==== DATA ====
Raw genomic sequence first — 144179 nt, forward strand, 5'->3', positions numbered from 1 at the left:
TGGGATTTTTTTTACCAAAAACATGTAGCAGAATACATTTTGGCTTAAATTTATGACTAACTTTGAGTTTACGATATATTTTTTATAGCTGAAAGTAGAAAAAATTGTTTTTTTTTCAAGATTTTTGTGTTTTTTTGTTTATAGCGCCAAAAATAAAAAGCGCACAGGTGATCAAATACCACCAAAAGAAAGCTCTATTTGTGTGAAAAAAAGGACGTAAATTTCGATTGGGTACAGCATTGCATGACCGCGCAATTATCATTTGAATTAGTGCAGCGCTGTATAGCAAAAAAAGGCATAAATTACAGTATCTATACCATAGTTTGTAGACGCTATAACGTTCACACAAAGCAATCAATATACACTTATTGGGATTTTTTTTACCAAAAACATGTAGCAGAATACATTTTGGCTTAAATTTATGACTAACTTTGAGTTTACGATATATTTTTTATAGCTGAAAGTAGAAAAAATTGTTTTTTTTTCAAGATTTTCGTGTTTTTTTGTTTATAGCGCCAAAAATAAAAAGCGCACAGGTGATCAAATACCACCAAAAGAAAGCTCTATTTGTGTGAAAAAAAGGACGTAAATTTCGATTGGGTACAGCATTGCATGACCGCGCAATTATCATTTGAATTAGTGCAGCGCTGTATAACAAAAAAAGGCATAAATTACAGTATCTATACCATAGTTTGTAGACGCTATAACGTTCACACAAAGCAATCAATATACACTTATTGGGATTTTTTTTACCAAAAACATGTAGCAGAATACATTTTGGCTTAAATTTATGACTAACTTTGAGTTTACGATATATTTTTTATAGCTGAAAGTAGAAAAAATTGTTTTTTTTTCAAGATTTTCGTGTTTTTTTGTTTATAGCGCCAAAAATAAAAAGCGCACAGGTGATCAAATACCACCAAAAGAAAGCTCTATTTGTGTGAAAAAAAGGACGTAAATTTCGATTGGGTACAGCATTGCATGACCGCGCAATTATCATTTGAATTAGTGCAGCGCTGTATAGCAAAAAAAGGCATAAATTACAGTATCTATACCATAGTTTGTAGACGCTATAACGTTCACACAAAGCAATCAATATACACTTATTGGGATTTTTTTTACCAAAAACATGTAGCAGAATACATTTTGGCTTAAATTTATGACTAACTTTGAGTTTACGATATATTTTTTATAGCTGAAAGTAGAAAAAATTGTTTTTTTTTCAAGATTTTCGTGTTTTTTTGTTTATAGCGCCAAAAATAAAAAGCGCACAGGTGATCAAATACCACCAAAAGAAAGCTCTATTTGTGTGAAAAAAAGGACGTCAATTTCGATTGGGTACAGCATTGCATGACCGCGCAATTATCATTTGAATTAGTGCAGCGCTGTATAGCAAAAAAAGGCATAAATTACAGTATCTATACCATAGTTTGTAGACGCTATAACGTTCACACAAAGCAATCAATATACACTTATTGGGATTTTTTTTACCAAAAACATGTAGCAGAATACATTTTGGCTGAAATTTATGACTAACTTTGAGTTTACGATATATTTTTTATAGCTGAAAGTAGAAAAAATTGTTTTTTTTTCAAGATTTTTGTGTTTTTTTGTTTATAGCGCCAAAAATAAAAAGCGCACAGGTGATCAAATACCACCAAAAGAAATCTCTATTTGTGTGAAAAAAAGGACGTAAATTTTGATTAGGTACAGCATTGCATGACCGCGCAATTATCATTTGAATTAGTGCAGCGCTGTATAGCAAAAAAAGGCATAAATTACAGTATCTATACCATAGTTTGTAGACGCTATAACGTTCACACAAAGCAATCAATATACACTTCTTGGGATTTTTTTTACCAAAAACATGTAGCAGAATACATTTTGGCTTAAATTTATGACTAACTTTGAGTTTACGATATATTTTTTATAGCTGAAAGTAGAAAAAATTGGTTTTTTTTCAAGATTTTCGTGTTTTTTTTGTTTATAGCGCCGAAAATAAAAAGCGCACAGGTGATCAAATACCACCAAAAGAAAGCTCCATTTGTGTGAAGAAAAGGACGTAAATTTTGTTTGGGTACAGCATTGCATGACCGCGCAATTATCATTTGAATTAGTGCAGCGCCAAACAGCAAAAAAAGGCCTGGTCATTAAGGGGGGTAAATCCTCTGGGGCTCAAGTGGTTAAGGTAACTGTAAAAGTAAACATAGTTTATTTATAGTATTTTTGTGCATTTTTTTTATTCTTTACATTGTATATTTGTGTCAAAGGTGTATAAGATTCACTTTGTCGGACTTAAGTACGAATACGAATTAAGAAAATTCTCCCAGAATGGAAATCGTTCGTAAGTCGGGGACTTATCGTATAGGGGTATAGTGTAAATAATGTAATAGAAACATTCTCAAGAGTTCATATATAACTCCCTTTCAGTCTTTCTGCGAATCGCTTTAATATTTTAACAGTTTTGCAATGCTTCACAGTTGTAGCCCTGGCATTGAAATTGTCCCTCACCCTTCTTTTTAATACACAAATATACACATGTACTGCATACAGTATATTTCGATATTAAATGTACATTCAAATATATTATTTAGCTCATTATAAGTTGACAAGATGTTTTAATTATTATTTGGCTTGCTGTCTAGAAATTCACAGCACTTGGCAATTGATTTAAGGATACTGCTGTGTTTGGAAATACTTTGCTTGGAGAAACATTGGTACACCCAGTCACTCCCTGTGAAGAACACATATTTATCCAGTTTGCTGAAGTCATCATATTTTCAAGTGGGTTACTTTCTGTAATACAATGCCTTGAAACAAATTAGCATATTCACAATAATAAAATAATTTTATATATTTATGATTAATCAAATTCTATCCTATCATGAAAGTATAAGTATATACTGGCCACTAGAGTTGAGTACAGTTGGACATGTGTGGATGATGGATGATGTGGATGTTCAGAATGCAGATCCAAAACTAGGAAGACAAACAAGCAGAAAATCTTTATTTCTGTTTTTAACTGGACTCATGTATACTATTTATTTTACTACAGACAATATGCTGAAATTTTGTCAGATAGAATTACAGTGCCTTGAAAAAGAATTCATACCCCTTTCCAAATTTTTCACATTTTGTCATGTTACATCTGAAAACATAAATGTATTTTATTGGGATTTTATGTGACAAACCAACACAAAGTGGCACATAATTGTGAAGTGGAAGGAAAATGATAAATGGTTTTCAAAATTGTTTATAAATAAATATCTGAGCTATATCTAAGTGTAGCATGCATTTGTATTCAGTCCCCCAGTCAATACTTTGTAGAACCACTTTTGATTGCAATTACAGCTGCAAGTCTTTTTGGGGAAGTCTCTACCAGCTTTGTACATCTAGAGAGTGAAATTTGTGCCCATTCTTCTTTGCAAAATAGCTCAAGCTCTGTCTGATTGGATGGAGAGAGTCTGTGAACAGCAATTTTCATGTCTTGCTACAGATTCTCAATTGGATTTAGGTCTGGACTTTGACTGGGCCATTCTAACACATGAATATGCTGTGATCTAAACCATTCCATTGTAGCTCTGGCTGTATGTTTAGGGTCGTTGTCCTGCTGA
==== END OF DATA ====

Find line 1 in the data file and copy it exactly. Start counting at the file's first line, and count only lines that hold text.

Raw genomic sequence first — 144179 nt, forward strand, 5'->3', positions numbered from 1 at the left: